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Friday, June 18, 2021

Dave Dunn, Verdant, Long-Form Electronic Music Today


In New Music there are times when a good conceptual idea and a careful working out of it are exactly what's needed to carry the day. Such is the experience of listening to the nearly 80 minute Verdant (Neuma 129) a singular Electronic Music work by David Dunn.

The remarable thing about this work first off is that it fills an entire CD with the one continuous work, yet it manages to create a musical landscape one does not tire of. That is at least in part because Dunn deliberately stays in a place that endlessly unfolds without in any way demanding by its musical implications to move on to a part B, a part C, etc.

The central fulcrum point of the work is a contrapuntal. slowly unwinding, mostly diatonic melodic endlessness for multipart electronic tones  that are just random enough never to repeat exactly yet for all that seem vitally, musically authentic. There are also enough non-diatonic, non-stepwise tones in the mix that it expands the possibilities considerably. This central part of the music sounds quite beautiful as you contemplate it.

It is added to by  some ambient natural sounds, little bells, tinkling chimes, bird calls, a kind of feeling of musical daylight. Those sounds are continually, gradually changing, evolving against the continual contrapuntal and harmonic movement-in-stasis.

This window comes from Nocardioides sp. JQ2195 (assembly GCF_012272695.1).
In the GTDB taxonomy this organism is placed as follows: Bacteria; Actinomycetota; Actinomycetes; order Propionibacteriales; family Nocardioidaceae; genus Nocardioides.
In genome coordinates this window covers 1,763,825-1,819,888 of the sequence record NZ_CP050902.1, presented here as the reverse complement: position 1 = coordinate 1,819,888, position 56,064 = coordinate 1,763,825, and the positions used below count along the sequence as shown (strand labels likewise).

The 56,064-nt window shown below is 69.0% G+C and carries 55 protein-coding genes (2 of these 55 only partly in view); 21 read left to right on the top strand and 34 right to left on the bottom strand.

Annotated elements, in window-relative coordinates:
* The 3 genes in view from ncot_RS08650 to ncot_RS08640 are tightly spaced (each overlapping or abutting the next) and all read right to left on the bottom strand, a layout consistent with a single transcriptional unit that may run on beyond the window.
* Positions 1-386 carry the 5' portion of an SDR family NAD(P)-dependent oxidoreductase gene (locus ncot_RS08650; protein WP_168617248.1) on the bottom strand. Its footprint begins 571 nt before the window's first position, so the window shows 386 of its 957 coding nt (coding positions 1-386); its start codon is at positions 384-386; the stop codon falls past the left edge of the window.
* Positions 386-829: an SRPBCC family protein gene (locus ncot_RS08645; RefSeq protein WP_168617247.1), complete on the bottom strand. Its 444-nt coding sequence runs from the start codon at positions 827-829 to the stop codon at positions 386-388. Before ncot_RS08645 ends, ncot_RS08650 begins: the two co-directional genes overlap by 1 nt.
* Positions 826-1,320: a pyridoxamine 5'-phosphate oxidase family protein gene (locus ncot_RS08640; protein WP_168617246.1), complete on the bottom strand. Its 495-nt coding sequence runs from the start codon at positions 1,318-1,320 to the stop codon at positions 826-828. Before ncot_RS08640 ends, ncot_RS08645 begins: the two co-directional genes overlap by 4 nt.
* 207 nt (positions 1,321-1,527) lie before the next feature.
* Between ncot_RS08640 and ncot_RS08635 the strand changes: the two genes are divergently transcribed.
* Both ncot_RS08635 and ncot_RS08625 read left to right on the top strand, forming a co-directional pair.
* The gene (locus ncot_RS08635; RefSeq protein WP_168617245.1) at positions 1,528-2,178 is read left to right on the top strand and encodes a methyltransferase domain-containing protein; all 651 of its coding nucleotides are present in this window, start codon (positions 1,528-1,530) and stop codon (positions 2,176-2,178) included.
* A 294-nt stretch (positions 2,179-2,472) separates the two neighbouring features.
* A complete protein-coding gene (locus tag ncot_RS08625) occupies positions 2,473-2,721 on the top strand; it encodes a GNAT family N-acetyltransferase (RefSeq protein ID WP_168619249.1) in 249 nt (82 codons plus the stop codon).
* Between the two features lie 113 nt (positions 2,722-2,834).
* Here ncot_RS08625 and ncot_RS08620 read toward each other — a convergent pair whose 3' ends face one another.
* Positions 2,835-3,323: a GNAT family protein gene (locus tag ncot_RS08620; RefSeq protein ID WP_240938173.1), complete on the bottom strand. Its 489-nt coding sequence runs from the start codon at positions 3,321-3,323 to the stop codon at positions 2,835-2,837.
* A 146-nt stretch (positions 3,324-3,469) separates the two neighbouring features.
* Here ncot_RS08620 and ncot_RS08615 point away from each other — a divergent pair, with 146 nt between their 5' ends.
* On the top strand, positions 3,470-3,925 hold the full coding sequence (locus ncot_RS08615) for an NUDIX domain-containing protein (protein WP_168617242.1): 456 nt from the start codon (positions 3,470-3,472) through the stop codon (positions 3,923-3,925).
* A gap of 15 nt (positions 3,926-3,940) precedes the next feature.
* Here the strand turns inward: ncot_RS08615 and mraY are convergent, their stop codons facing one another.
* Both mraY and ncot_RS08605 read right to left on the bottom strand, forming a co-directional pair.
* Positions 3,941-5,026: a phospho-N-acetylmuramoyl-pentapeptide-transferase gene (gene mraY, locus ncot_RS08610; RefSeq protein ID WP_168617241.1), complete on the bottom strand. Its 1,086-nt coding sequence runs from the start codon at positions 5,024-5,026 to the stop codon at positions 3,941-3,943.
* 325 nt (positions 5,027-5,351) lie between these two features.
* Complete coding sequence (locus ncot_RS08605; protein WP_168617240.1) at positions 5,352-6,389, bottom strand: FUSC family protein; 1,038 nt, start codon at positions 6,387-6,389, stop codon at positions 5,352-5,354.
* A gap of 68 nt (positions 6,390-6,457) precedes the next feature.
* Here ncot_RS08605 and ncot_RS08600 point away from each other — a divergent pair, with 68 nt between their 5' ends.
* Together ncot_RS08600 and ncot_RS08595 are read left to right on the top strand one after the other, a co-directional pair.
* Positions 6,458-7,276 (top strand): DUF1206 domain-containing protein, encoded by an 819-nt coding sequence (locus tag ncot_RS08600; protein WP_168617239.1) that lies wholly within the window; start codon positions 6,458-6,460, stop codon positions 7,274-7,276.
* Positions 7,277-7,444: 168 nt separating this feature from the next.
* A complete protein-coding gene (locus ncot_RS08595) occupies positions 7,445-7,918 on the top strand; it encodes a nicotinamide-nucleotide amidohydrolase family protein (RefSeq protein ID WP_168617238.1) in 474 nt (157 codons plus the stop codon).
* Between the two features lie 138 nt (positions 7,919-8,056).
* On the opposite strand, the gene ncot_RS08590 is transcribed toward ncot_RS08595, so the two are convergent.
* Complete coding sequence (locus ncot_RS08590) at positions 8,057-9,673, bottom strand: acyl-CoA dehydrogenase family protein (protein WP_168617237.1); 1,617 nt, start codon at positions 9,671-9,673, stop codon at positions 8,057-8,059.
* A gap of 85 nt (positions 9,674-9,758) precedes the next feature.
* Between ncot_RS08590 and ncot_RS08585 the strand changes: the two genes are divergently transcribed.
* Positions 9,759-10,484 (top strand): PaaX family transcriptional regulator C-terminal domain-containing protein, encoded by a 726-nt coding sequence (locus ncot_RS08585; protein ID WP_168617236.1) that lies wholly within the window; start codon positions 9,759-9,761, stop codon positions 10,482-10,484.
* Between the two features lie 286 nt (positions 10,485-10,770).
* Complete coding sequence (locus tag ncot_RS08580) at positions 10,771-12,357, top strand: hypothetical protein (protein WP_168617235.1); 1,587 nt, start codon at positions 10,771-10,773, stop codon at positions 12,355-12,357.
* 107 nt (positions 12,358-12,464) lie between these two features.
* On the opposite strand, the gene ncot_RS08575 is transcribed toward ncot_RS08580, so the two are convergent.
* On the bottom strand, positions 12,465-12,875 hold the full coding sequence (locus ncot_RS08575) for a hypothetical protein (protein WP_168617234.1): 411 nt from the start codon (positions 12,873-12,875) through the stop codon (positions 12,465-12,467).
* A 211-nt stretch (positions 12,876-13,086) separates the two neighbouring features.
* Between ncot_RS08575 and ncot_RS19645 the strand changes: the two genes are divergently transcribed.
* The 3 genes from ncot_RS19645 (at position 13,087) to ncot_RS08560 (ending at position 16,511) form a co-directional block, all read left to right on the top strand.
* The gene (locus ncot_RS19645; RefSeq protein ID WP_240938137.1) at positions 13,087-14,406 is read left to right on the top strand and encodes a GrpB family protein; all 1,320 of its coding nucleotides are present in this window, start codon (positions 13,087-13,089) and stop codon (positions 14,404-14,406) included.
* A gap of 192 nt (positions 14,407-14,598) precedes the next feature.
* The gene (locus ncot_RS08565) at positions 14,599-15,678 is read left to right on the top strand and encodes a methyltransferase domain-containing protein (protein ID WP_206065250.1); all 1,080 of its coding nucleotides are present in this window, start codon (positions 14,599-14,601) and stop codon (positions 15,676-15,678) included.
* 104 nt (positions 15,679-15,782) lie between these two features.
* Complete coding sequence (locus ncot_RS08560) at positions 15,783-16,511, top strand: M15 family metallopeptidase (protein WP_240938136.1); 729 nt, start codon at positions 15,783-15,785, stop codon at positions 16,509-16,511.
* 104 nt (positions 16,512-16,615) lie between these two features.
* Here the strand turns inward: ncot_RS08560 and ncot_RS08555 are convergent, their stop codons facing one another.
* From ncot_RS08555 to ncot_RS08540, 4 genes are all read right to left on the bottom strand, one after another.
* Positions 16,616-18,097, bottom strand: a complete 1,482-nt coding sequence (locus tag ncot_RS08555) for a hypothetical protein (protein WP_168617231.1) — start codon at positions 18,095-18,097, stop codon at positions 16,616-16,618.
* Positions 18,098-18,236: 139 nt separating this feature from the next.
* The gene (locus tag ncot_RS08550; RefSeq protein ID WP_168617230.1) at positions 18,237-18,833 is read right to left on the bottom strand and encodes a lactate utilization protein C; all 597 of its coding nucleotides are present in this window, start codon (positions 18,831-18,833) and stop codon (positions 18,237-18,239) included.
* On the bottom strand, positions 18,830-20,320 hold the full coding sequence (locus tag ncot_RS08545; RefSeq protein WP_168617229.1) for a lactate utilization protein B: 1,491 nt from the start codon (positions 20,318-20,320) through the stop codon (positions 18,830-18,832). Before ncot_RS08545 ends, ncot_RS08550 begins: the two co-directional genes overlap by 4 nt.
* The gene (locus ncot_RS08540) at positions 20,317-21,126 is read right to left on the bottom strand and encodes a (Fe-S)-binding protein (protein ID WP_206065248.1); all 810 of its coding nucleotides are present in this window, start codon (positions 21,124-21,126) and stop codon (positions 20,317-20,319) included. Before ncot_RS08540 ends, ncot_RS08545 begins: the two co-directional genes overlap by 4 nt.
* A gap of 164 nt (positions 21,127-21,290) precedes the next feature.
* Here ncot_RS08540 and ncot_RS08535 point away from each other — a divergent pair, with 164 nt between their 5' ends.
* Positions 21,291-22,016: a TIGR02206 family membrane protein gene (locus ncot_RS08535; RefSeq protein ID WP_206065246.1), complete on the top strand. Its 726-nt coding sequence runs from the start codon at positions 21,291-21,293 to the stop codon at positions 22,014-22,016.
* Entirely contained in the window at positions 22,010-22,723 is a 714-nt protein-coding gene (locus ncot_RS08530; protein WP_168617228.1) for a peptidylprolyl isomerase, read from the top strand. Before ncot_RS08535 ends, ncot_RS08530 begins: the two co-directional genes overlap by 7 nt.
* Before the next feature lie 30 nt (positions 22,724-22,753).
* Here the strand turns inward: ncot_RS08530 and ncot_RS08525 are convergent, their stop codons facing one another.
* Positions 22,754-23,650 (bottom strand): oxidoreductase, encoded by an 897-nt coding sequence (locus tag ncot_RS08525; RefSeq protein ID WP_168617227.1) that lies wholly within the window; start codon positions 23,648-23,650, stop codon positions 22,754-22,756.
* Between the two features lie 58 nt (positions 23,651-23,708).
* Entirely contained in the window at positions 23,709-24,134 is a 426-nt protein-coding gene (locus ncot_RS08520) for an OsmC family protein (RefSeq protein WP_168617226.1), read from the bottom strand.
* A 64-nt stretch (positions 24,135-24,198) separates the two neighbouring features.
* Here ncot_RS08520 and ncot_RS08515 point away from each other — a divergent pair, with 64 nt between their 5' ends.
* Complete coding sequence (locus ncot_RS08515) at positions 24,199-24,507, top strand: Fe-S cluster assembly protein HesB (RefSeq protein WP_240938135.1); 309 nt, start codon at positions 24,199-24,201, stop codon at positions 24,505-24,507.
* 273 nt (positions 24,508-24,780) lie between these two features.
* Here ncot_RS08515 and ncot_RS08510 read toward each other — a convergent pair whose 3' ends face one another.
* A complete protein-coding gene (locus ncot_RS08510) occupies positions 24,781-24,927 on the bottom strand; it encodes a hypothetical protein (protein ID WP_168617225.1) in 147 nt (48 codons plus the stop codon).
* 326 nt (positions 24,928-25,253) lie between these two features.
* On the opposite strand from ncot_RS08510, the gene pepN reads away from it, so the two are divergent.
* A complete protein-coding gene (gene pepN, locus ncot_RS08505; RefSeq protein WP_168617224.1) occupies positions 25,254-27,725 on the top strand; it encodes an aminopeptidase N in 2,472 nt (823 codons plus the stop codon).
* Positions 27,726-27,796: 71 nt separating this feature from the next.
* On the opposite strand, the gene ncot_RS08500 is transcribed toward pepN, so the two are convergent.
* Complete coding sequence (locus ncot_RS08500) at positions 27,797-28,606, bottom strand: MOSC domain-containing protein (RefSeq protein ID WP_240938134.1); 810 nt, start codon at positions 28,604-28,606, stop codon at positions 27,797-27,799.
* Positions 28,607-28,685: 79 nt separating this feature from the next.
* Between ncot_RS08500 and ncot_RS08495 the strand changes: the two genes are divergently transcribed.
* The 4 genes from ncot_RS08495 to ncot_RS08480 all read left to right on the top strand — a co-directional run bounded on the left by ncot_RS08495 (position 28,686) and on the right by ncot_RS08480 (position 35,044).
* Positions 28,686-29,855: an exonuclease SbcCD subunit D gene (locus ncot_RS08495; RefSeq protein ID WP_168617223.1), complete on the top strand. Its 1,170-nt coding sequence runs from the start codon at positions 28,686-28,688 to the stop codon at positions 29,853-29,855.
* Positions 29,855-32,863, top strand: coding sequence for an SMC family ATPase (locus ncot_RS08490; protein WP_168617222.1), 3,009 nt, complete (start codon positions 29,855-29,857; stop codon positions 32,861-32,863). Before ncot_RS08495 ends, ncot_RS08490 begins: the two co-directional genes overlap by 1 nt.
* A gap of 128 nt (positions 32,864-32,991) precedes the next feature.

The composer in the accompanying liner notes helps us further situate the music. He interestingly notes the affinity of the music with "the idyllic and elegaic affect sought by the English Pastoral composers after the violence of World War I." He ties the idea into a "self-therapeutic" intent in response to the dark days of 2020, to create the musical equivalent to a striving after a more hopeful future. Well I concur that the music does indeed come across in such a way.

The composer gives us a detailed view of the overall musical structure of the work by dividing it into four categories. The first three center around the tonal totality. So there are "very slowly changing" sinewave drones, middle duration pitches played by two electric violins, and then arpeggiated sine tone melodies.

The accompanying ambiant backdrop I note above is actually high resolution field recordings of the composer's backyard in Santa Fe on Easter Sunday 2020.

All that makes sense mainly because of course the whole thing sounds very pastoral-positive. It is a joy to hear if you give it time to unfold.

This is perhaps not for somebody who wants continual change in their music. On the other hand it is not Minimalist per se as the composer notes. I do recommend this one strongly if it sounds like something you'll like. It is a healthy kind of music, something to bounce back from things, with things. Listen!

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